He has struck a $450 mil­lion deal with Op­er­a­tion Warp Speed to sup­ply up to 1.6 mil­lion dos­es in the US, both for ther­a­peu­tic and pro­phy­lac­tic use. Back in March he not­ed the com­pa­ny could be­gin mak­ing 200,000 clin­i­cal dos­es a month be­gin­ning in Au­gust, and it’s been look­ing to max­i­mize ca­pac­i­ty on com­mer­cial scale ma­te­r­i­al. — Am­ber Tong

For a look at all End­points News coro­n­avirus sto­ries, check out our spe­cial news chan­nel.

Im­ple­ment­ing re­silience in the clin­i­cal tri­al sup­ply chain

Since January 2020, the clinical trials ecosystem has quickly evolved to manage roadblocks impeding clinical trial integrity, and patient care and safety amid a global pandemic. Closed borders, reduced air traffic and delayed or canceled flights disrupted global distribution, revealing how flexible logistics and supply chains can secure the timely delivery of clinical drug products and therapies to sites and patients.

In fi­nal days at Mer­ck, Roger Perl­mut­ter bets big on a lit­tle-known Covid-19 treat­ment

Roger Perlmutter is spending his last days at Merck, well, spending.

Two weeks after snapping up the antibody-drug conjugate biotech VelosBio for $2.75 billion, Merck announced today that it had purchased OncoImmune and its experimental Covid-19 drug for $425 million. The drug, known as CD24Fc, appeared to reduce the risk of respiratory failure or death in severe Covid-19 patients by 50% in a 203-person Phase III trial, OncoImmune said in September.

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Pascal Soriot (AP Images)

UP­DAT­ED: As­traZeneca, Ox­ford on the de­fen­sive as skep­tics dis­miss 70% av­er­age ef­fi­ca­cy for Covid-19 vac­cine

On the third straight Monday that the world wakes up to positive vaccine news, AstraZeneca and Oxford are declaring a new Phase III milestone in the fight against the pandemic. Not everyone is convinced they will play a big part, though.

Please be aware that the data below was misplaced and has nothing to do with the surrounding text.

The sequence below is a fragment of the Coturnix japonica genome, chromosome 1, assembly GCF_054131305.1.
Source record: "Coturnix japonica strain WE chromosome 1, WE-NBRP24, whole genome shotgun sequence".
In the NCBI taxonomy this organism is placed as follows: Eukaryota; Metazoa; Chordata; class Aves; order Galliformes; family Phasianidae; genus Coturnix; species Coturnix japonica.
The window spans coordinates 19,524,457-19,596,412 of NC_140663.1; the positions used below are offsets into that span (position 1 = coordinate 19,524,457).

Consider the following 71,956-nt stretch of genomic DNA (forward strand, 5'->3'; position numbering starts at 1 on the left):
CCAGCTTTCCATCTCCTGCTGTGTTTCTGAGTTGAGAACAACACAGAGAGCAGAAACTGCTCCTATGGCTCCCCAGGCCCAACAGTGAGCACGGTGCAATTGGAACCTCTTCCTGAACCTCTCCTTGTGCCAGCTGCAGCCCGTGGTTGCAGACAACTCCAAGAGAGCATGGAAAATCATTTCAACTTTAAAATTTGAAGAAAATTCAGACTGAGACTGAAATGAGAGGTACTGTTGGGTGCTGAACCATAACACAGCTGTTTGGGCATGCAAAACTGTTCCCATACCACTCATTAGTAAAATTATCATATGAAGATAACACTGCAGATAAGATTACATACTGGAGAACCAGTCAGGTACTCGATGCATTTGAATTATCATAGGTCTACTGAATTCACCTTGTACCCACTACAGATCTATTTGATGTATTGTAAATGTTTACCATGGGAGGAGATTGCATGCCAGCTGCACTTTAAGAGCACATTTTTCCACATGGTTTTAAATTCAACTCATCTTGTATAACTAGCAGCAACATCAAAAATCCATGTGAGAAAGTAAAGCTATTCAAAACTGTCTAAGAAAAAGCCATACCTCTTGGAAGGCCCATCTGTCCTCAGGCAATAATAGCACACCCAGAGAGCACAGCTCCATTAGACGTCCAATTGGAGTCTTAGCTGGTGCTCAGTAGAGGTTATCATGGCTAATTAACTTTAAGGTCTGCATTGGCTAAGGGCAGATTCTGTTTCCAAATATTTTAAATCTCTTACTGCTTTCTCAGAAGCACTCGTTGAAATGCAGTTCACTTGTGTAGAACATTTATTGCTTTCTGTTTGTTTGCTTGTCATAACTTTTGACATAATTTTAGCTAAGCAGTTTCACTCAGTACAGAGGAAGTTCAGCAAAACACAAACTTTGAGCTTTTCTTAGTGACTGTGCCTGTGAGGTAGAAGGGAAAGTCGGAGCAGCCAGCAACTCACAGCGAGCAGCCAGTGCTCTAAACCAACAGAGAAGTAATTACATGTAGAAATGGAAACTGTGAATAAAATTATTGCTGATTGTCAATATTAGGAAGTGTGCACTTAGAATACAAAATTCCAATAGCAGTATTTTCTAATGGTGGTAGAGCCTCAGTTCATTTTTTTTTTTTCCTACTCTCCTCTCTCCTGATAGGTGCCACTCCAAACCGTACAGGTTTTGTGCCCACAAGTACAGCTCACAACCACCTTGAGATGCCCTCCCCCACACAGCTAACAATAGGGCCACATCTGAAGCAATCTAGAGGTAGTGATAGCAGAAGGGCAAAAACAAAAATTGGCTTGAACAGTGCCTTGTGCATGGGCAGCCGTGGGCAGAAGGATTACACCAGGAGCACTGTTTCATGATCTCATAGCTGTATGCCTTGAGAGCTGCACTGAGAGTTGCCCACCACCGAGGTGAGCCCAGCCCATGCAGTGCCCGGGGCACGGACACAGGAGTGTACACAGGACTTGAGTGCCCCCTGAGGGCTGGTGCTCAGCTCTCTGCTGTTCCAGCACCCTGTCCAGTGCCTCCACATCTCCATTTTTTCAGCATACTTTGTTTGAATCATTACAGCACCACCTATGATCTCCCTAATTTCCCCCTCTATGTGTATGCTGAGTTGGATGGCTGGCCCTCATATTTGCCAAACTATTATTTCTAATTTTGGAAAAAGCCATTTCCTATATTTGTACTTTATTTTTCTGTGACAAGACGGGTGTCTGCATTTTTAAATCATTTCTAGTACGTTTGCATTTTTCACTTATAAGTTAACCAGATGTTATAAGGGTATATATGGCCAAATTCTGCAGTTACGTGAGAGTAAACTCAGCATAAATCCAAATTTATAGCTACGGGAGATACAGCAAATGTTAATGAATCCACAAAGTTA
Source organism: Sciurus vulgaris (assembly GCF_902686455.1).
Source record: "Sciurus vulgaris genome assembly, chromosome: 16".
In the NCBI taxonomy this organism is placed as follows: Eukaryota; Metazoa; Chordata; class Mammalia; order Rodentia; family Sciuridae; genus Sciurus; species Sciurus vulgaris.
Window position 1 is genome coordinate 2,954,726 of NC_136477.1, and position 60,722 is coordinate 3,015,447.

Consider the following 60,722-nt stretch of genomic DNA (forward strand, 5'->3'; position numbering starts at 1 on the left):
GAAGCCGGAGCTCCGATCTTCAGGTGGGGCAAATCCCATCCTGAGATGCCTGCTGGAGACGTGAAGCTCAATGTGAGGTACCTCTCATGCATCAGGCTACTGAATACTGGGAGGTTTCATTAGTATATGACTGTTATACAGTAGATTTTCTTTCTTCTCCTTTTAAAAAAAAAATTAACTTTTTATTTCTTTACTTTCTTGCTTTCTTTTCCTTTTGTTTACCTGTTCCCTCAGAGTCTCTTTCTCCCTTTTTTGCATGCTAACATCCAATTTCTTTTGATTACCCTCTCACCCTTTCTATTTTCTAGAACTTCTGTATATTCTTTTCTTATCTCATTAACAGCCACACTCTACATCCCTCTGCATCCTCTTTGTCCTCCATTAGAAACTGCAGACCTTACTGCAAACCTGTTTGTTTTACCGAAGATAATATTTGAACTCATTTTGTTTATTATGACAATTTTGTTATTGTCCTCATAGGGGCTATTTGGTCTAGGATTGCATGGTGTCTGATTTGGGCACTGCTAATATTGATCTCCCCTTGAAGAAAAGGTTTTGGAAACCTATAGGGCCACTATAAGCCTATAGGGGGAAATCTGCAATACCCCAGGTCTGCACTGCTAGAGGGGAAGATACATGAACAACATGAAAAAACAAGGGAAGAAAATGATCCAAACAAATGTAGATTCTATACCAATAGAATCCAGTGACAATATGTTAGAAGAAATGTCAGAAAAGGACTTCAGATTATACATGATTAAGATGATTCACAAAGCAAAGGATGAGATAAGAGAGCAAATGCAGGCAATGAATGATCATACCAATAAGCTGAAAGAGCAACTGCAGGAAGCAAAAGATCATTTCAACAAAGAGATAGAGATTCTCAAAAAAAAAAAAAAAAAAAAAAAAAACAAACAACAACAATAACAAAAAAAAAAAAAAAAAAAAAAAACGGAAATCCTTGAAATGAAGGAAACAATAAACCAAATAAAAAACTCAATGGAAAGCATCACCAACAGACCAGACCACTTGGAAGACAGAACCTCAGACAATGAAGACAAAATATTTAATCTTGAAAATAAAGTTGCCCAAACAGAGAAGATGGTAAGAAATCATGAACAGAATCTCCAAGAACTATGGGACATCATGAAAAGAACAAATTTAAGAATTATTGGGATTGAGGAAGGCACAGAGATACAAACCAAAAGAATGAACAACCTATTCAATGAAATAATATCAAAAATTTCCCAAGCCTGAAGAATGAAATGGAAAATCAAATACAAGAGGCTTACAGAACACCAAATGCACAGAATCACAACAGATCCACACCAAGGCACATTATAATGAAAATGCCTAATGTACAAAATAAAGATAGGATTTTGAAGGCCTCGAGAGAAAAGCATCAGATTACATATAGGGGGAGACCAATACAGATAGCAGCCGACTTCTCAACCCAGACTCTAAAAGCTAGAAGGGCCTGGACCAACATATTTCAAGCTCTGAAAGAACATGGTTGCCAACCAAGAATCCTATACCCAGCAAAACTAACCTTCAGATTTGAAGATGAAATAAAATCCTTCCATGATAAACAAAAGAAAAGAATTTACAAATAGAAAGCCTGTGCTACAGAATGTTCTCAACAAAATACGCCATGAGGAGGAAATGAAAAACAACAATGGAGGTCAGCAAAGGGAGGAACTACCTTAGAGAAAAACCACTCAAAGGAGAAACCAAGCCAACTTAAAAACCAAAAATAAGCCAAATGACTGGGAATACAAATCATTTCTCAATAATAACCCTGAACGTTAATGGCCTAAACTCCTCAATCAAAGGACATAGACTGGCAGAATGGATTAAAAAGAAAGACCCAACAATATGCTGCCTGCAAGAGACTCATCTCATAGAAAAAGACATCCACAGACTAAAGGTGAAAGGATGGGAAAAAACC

With an average efficacy of 70%, the headline number struck analysts as less impressive than the 95% and 94.5% protection that Pfizer/BioNTech and Moderna have boasted in the past two weeks, respectively. But the British partners say they have several other bright spots going for their candidate. One of the two dosing regimens tested in Phase III showed a better profile, bringing efficacy up to 90%; the adenovirus vector-based vaccine requires minimal refrigeration, which may mean easier distribution; and AstraZeneca has pledged to sell it at a fraction of the price that the other two vaccine developers are charging.

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John Maraganore, Alnylam CEO (Scott Eisen/Bloomberg via Getty Images)

Al­ny­lam gets the green light from the FDA for drug #3 — and CEO John Maraganore is ready to roll

Score another early win at the FDA for Alnylam.

The FDA put out word today that the agency has approved its third drug, lumasiran, for primary hyperoxaluria type 1, better known as PH1. The news comes just 4 days after the European Commission took the lead in offering a green light.

An ultra rare genetic condition, Alnylam CEO John Maraganore says there are only some 1,000 to 1,700 patients in the US and Europe at any particular point. The patients, mostly kids, suffer from an overproduction of oxalate in the liver that spurs the development of kidney stones, right through to end stage kidney disease.